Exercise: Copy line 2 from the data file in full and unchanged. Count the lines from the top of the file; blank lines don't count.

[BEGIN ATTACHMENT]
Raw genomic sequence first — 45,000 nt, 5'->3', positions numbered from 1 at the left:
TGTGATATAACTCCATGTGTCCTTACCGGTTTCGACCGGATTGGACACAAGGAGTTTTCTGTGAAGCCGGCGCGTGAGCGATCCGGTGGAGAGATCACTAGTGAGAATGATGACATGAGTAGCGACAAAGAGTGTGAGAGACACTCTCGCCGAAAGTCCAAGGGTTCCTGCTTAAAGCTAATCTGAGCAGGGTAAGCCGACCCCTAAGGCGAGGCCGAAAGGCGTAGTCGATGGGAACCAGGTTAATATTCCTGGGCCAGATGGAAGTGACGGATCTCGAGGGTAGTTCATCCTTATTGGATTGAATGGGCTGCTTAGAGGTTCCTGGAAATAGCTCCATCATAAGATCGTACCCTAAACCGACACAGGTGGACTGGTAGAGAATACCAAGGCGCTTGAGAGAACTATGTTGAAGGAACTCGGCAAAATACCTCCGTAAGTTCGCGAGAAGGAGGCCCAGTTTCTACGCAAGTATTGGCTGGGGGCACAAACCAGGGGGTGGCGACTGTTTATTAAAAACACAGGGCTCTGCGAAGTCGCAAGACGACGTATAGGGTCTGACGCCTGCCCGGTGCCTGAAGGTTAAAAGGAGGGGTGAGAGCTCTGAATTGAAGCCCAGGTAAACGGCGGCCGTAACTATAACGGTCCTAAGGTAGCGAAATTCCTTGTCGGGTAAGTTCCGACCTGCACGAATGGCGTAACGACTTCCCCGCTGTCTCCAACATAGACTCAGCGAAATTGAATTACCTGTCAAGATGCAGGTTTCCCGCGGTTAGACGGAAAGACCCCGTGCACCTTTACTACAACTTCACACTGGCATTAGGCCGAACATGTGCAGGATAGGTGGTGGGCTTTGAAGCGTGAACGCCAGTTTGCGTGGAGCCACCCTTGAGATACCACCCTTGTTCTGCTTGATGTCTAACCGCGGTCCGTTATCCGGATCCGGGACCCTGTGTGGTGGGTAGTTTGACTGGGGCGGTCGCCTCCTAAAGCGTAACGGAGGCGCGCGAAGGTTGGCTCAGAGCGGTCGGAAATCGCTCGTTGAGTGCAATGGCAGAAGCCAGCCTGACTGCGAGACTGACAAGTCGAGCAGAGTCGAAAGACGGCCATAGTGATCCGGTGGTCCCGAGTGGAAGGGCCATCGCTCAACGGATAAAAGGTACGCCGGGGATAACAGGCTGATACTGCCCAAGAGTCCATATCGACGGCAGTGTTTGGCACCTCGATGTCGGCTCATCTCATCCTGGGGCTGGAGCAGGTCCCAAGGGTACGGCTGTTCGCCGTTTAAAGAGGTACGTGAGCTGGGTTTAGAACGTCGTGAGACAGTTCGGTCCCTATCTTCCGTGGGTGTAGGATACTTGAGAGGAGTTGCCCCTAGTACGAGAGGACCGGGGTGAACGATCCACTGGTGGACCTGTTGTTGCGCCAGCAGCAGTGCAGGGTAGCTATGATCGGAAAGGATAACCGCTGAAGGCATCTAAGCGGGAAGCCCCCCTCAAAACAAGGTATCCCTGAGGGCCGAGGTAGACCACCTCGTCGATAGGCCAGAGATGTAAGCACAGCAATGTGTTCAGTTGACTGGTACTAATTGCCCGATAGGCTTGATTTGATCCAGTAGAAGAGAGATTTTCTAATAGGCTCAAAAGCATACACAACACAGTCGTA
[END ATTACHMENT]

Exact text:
TGTGATATAACTCCATGTGTCCTTACCGGTTTCGACCGGATTGGACACAAGGAGTTTTCTGTGAAGCCGGCGCGTGAGCGATCCGGTGGAGAGATCACTAGTGAGAATGATGACATGAGTAGCGACAAAGAGTGTGAGAGACACTCTCGCCGAAAGTCCAAGGGTTCCTGCTTAAAGCTAATCTGAGCAGGGTAAGCCGACCCCTAAGGCGAGGCCGAAAGGCGTAGTCGATGGGAACCAGGTTAATATTCCTGGGCCAGATGGAAGTGACGGATCTCGAGGGTAGTTCATCCTTATTGGATTGAATGGGCTGCTTAGAGGTTCCTGGAAATAGCTCCATCATAAGATCGTACCCTAAACCGACACAGGTGGACTGGTAGAGAATACCAAGGCGCTTGAGAGAACTATGTTGAAGGAACTCGGCAAAATACCTCCGTAAGTTCGCGAGAAGGAGGCCCAGTTTCTACGCAAGTATTGGCTGGGGGCACAAACCAGGGGGTGGCGACTGTTTATTAAAAACACAGGGCTCTGCGAAGTCGCAAGACGACGTATAGGGTCTGACGCCTGCCCGGTGCCTGAAGGTTAAAAGGAGGGGTGAGAGCTCTGAATTGAAGCCCAGGTAAACGGCGGCCGTAACTATAACGGTCCTAAGGTAGCGAAATTCCTTGTCGGGTAAGTTCCGACCTGCACGAATGGCGTAACGACTTCCCCGCTGTCTCCAACATAGACTCAGCGAAATTGAATTACCTGTCAAGATGCAGGTTTCCCGCGGTTAGACGGAAAGACCCCGTGCACCTTTACTACAACTTCACACTGGCATTAGGCCGAACATGTGCAGGATAGGTGGTGGGCTTTGAAGCGTGAACGCCAGTTTGCGTGGAGCCACCCTTGAGATACCACCCTTGTTCTGCTTGATGTCTAACCGCGGTCCGTTATCCGGATCCGGGACCCTGTGTGGTGGGTAGTTTGACTGGGGCGGTCGCCTCCTAAAGCGTAACGGAGGCGCGCGAAGGTTGGCTCAGAGCGGTCGGAAATCGCTCGTTGAGTGCAATGGCAGAAGCCAGCCTGACTGCGAGACTGACAAGTCGAGCAGAGTCGAAAGACGGCCATAGTGATCCGGTGGTCCCGAGTGGAAGGGCCATCGCTCAACGGATAAAAGGTACGCCGGGGATAACAGGCTGATACTGCCCAAGAGTCCATATCGACGGCAGTGTTTGGCACCTCGATGTCGGCTCATCTCATCCTGGGGCTGGAGCAGGTCCCAAGGGTACGGCTGTTCGCCGTTTAAAGAGGTACGTGAGCTGGGTTTAGAACGTCGTGAGACAGTTCGGTCCCTATCTTCCGTGGGTGTAGGATACTTGAGAGGAGTTGCCCCTAGTACGAGAGGACCGGGGTGAACGATCCACTGGTGGACCTGTTGTTGCGCCAGCAGCAGTGCAGGGTAGCTATGATCGGAAAGGATAACCGCTGAAGGCATCTAAGCGGGAAGCCCCCCTCAAAACAAGGTATCCCTGAGGGCCGAGGTAGACCACCTCGTCGATAGGCCAGAGATGTAAGCACAGCAATGTGTTCAGTTGACTGGTACTAATTGCCCGATAGGCTTGATTTGATCCAGTAGAAGAGAGATTTTCTAATAGGCTCAAAAGCATACACAACACAGTCGTA